Once your music is selected you will only have 5 days to make your contribution to the project! Each entertainer will be asked to pay $150 to defray the cost of the project, once his/her music has been selected for the CD! We encourage everybody to use PAYPAL, because it’s the fastest and safest. That way there will never be any shipping delays.

This is simply incredible.  Their definition of the artist’s “contribution to the project” is not the music he/she created and licensed to them, but the money said artist will have to pay them to be on the project.  Let’s be serious here.  How does this dude say that to people with a straight face?  Scratch that.  How does this dude say that to people and not get punched in the mouth?  Since this all happened through email, all I could offer was a written jab.  Here was my response on behalf of the group:

No doubt, we’re interested in submitting our single for this very important release.  We waive the right to receive any royalties for our appearance on this compilation, and grant Triple F Unlimited and all its subsidiaries the unlimited right to distribute, market, and promote our music and likenesses freely as they see fit.  Please be aware that there is a $150 processing fee that is collected ONLY after our song has been selected for this mixtape.  This fee is to be paid to us within 5 days of our song being selected.  We ask that you utilize our Paypal account to make this fast and easy one time payment.  We do not stand to profit from this payment, as it is simply to defray the asshole tax associated with pay to play scammers.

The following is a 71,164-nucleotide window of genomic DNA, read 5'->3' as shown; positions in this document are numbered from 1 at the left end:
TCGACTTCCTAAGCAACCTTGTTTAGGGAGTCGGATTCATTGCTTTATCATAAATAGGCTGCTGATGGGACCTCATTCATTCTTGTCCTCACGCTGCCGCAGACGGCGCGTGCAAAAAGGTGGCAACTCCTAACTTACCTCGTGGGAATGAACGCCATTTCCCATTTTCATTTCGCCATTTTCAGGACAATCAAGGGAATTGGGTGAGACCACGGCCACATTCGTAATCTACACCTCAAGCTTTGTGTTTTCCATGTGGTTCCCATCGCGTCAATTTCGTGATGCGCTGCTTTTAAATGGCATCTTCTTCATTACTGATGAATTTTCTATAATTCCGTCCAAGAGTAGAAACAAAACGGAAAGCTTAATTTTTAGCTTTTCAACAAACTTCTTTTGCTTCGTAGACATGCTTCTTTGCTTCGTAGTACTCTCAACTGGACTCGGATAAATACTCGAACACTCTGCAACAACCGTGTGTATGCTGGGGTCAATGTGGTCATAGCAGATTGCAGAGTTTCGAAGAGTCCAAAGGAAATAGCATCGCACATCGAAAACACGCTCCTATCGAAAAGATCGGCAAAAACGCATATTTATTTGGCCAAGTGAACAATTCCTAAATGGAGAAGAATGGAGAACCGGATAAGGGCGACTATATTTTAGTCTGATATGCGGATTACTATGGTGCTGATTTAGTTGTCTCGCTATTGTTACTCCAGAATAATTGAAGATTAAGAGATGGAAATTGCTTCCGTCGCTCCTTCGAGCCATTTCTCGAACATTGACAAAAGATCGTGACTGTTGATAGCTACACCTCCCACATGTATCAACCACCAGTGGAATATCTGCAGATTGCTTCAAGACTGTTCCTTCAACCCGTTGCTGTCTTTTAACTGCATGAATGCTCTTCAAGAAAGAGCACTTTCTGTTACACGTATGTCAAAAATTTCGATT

Thank you, and we look forward to a prosperous business relationship!

The Fam

BATTLE OVER.

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3 Responses to Firing back at scandalous promoters

  1. deja says:

    yeah beautiful article and i feel ya, fuck pay to do anything except eat

  2. Boogie says:

    I always love a great writting piece! Especially when it exposes situations that may be ill in faith. The absolute funny thing about your article is that you failed to mention that you receive a number of CDs in return for your payment and that the CD actually goes out to over 60,000 people world wide as a CD and another 100,000 as podcast.

    I was too, a bit upset when I was asked to pay after my music was accepted but looked at the history of this company and saw a track record that spoke in volumes. I mean how many times have you done a show case with not results other then to perform, how many times have have you had all your friends pay to see you play and then walk away with nothing but a great stage feeling. I paid for the mixtape “manufacturing” (is what they are calling it) with my team and crossed my figures, after about a month of the release we started receiving emails from DJs about a the song that was placed on the mixtape, a few from London, Spain, Austriala and Japan as well as a lot from the USA. I mean I was on the grind too, but it was pretty good to get the world wide exposure and it actually helped a lot when we sat down with the label four months after the release.

    This is your site but the point is I agree and disagree! The contribution was the music, they asked for help on the making of 60,000 CDs which I received 50 of to make my money back and did, but the exposure was crazy, some times you have to pay to make your dream come true, again, you may not pay for anything and that’s cool but worldwide does cost money, my dude!